I have been fortunate this year to have colleagues challenge me to expand my knowledge in reading. I have a habit of reading articles, news, and probably could be addicted to information processing. As a society, I think we are all getting that way. Through technology and the Internet, we are inundated with information at every moment and every gesture of the hand on our smartphones. These last couple of years though, have been different for me personally.
Our first book was called LAUNCH. Design Thinking has been taking the world by storm by introducing a strategy for problem solving. LAUNCH brings this strategy straight to the classroom. For educators who value classrooms in which student choice and ownership of learning are non-negotiables, LAUNCH serves as a mentor resource for implementing these methods through design thinking and student-friendly motivational practices. I am a personal fan of the resources, personal stories, and doodles. So during the process of reading this book, I decided to doodle in OneNote about this book.
As a group, initially we chose to read a couple of books that focused in an area where we saw a need in our work here in Omaha Public Schools. The second book was Uncommon Learning by Eric Sheninger. This is a great book that outlines effective teaching and learning ideas to design the next generation of classrooms and schools. This was very timely since we had just passed the largest bond issue in Nebraska history at $421 million to renovate and build new schools. We worked through the book with a challenge at a chapter a day and put notes into an email (to facilitate conversation) that later transferred into a OneNote Notebook.
After that book activity, our momentum continued and we jumped right into another. Before long, it became the regular practice to start a book, invoke the challenge of a chapter a day, and tweet about it. Now, we have completed 8 books since last December and compiled our notes in a OneNote Notebook.
Here are the books we have tackled in their order:
Recently, Rebecca Chambers, Eileen Heller, and I co-wrote a blog post on the book Learning Transformed. It was an incredible, highly collaborative activity that brought many questions and conversations about how we could approach different educational opportunities. You can see that post here.
I have also doodled many of these books listed above as I have went along:
Currently, Eileen Heller and I are in the middle of the book Brain Rules. It does a great job of explaining how we process information and how many factors determine how we learn and grow as individuals. I appreciate it for identifying positives and some negative outcomes that we and our students deal with. As educators, it is important to look at mindfulness; learning to become aware of your environment without judging and learn to enjoy the moment, among other practices. As parents, there are certain factors that contribute to you and your kids success including: exercise, sleep, stress, wiring, attention, memory, sensory integration, vision, music, gender, and exploration—relates to this performance envelope. For me personally, the Stress chapter was one that spoke to me. I love challenges and John Medina explains what the perfect storm looks like:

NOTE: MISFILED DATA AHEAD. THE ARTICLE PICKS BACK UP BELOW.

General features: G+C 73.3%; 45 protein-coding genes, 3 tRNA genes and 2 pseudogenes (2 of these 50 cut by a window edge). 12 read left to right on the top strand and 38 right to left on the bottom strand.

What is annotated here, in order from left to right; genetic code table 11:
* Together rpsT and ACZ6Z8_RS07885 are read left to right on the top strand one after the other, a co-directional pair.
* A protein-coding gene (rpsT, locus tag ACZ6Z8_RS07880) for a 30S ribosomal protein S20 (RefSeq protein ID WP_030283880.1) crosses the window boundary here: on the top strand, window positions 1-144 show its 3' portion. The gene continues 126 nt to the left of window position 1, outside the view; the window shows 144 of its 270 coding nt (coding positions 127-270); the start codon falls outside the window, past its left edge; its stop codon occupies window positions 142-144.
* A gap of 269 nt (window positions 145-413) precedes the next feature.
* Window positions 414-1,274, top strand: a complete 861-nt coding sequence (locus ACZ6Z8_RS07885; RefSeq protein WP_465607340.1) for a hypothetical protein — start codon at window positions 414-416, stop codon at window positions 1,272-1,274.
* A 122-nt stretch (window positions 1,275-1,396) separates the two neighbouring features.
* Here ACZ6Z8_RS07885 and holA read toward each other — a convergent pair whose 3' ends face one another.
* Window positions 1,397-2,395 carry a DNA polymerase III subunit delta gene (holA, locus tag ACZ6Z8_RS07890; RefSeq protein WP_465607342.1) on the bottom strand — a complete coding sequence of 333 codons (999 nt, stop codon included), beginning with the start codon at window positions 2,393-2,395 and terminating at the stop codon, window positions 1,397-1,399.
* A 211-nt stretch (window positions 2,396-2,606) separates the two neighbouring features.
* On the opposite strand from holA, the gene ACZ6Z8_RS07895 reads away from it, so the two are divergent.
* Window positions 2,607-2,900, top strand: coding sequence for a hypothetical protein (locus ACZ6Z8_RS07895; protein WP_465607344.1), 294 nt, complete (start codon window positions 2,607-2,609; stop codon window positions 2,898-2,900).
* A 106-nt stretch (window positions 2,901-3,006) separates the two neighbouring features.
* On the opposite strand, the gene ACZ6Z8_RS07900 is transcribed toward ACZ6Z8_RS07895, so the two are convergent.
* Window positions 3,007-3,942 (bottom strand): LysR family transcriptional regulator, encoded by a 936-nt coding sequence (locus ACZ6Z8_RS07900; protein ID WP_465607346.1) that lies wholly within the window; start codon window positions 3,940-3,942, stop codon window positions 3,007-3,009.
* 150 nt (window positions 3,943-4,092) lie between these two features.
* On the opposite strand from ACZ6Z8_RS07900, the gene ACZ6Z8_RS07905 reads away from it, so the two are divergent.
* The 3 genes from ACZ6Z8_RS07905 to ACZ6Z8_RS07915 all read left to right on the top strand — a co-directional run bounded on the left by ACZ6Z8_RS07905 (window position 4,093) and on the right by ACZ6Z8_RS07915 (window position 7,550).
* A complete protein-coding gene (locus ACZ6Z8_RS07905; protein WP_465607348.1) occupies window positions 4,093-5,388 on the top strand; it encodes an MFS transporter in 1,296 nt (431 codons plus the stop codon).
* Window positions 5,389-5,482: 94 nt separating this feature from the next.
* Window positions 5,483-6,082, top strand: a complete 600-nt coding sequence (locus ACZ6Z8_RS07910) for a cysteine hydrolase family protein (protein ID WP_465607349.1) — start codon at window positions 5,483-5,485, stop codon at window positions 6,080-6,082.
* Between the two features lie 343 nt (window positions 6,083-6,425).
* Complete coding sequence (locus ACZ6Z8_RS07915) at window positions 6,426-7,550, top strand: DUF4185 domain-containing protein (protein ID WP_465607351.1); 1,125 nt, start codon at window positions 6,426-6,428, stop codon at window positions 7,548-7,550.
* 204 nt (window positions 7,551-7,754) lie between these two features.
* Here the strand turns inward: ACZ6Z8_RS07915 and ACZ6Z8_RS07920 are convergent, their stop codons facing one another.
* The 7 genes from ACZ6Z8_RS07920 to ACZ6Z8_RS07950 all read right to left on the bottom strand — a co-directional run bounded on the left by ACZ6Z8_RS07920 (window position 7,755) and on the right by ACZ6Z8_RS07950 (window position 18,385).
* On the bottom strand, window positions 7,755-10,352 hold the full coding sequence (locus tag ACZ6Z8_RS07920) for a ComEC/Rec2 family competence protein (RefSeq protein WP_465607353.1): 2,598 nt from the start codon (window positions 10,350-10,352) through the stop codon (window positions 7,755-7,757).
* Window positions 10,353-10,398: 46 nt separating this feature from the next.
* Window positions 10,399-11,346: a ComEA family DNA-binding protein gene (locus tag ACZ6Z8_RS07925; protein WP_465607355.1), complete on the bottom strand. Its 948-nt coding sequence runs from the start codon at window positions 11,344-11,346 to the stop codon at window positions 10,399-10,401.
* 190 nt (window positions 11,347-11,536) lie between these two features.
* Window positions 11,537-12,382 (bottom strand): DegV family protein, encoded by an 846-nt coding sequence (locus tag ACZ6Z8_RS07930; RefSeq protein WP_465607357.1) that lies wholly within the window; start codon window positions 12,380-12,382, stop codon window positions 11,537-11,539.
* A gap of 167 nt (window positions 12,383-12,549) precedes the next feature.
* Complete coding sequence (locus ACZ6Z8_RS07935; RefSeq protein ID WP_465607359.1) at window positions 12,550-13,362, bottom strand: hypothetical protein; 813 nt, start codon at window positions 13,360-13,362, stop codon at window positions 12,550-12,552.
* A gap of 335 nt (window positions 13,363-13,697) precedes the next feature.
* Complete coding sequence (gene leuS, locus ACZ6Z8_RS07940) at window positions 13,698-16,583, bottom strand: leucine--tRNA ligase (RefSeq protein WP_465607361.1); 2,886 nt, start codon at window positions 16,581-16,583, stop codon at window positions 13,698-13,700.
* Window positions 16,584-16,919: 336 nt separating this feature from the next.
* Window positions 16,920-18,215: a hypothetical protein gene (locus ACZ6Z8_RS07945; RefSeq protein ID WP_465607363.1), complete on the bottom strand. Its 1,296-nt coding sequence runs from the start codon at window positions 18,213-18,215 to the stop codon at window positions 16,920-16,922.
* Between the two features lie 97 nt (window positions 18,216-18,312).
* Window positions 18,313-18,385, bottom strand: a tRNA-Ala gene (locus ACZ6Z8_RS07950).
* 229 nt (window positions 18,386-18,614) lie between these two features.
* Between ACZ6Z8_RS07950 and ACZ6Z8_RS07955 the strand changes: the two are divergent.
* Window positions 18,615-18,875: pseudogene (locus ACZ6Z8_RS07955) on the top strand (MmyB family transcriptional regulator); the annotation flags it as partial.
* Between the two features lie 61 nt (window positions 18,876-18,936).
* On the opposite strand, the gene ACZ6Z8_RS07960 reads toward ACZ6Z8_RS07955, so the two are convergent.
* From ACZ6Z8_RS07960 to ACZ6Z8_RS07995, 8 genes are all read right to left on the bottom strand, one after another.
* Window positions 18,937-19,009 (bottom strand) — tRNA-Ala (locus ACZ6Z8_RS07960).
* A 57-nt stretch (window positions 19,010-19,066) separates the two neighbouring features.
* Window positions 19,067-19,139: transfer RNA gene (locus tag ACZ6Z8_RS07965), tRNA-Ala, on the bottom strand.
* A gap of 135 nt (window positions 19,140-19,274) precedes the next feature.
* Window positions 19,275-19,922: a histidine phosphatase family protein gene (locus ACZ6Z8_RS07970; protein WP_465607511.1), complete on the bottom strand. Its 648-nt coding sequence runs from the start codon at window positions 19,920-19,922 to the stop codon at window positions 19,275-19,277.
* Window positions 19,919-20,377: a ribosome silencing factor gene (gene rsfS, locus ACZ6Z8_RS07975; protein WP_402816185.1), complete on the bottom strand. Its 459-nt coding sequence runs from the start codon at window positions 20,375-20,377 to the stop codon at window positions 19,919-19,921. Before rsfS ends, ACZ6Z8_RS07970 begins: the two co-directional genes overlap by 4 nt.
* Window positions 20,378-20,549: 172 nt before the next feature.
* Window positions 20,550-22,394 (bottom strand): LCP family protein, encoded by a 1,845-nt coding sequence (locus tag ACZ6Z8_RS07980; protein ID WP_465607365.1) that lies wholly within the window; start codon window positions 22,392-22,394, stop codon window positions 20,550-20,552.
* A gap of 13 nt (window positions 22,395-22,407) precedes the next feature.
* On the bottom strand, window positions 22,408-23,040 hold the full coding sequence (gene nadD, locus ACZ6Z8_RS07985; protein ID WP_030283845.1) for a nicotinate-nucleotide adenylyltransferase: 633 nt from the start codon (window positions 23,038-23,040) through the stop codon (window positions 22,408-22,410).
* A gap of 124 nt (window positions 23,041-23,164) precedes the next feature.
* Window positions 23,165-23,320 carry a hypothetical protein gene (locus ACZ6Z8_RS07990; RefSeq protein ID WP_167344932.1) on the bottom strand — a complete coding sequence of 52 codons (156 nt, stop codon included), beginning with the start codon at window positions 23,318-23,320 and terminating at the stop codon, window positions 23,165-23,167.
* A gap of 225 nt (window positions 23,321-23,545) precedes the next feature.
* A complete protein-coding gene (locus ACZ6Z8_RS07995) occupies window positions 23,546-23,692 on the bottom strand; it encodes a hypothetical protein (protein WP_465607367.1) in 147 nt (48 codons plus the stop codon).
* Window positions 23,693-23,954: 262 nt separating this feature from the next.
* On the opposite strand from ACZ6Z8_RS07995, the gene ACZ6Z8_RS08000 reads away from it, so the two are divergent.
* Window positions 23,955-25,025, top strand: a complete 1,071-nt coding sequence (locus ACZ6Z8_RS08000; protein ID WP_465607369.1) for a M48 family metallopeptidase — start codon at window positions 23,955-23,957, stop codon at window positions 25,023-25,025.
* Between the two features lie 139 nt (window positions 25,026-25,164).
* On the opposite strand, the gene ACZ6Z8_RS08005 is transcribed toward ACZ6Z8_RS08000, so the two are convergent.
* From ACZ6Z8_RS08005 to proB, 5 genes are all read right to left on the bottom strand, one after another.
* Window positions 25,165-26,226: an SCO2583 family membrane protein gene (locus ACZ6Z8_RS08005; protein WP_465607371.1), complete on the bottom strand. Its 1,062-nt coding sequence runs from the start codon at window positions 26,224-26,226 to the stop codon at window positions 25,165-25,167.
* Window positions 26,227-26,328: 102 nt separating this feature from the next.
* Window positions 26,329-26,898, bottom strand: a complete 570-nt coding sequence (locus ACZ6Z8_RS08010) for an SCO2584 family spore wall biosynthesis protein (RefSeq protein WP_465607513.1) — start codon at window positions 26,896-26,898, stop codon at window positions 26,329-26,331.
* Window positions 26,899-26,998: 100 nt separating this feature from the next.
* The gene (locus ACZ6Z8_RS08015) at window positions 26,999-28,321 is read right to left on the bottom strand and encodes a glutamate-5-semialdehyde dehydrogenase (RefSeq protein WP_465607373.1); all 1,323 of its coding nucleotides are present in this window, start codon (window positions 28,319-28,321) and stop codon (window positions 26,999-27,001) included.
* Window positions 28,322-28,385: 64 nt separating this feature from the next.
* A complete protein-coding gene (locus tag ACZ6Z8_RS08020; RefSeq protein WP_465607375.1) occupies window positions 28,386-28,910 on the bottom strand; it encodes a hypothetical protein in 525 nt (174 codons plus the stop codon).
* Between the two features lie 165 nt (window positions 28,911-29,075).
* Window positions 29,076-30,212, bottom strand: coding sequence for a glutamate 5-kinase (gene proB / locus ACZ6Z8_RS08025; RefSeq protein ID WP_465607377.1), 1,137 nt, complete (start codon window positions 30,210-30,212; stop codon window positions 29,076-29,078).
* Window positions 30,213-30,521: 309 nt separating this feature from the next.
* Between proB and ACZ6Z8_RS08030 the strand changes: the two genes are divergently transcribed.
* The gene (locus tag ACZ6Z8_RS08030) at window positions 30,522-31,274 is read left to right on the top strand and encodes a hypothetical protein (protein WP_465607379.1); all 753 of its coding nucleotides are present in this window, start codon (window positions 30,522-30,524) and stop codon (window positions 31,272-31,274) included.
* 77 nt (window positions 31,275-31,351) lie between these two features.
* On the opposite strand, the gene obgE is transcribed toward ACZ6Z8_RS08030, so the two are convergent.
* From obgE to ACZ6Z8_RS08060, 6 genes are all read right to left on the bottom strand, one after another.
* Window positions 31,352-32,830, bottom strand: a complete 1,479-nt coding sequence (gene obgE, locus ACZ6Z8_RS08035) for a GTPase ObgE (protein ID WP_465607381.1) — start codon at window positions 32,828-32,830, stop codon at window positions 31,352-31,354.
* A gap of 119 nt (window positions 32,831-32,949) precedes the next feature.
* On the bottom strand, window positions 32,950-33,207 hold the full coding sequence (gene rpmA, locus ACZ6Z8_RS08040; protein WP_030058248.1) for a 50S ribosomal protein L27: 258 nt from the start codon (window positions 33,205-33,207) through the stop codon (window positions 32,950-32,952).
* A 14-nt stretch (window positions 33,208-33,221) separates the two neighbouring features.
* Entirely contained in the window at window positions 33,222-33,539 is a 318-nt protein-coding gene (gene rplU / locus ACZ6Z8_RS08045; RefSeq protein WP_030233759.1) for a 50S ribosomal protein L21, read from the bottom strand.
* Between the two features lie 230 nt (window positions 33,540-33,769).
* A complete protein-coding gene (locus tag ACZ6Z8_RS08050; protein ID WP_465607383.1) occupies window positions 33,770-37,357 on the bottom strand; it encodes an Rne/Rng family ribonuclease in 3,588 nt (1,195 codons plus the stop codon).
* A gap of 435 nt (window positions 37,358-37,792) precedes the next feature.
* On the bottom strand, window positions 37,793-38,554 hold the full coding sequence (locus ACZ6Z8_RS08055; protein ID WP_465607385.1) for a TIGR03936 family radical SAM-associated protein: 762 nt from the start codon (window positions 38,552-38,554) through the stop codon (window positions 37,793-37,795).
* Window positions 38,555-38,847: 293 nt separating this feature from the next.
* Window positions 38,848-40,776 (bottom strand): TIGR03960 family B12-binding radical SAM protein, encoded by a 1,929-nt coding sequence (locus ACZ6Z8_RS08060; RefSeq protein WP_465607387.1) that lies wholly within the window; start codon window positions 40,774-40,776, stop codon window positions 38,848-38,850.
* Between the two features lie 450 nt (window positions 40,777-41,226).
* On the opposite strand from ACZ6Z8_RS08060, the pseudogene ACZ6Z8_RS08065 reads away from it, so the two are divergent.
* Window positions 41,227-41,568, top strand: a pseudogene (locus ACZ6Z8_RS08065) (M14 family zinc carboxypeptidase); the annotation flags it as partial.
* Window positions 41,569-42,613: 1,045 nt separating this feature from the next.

It has been 5 years since we have taken a vacation as a family. We have been to the beach, to Missouri to see relatives, and to the lake many times. We just have never been to the mountains together as a family. Amanda, Aiyana, and I are pretty active people in our family unit. There aren't many days we miss workouts in a year. Colorado made many opportunities for us to explore and get some exercise in the process. Two days prior to the start of this blog journey you are about to read, Amanda, Aiyana, and I had just done a 6+ mile hike to see a waterfall in Ouzel Falls. It was cool, it rained, a very different experience than climbing Deer Mountain. The day we decided to tackle Deer Mountain, it was going to be hot and muggy.
That morning, Bailey decided to go with us. Initially I felt as though this was going to be a piece of cake for her. She surprised me a couple of months ago tackling a half marathon without having run even 5 miles total at a time before attempting it. Never even trained. Completed it. Crazy. I had no worries for her other than maybe a bit of breathing problems with the altitude.
Starting out she and Aiyana took off, Bailey dropping her iPhone without even noticing. I put it in my pocket and let them progress ahead. They got a ways ahead of Amanda and I, and I have to be honest, I didn't think it was going to be as long as it was. By midway, we were all panting a bit, but Bailey was struggling (see right).
Breaks were a necessity in this climb. There were times I thought Bailey might give up. But we encouraged her along the way. By the way, she still didn't have a clue she had dropped her iPhone at this point. One of the benefits of this climb was that it leveled out a bit at the end before a hard short climb in the end. Below is a video of that approach.
It was at this point that I thought, "this would be a great blog post!" Her progression up the mountain and the imposing struggle she went through gave me the thought of having her climb a similar "mountain" but in the process of a digital detox.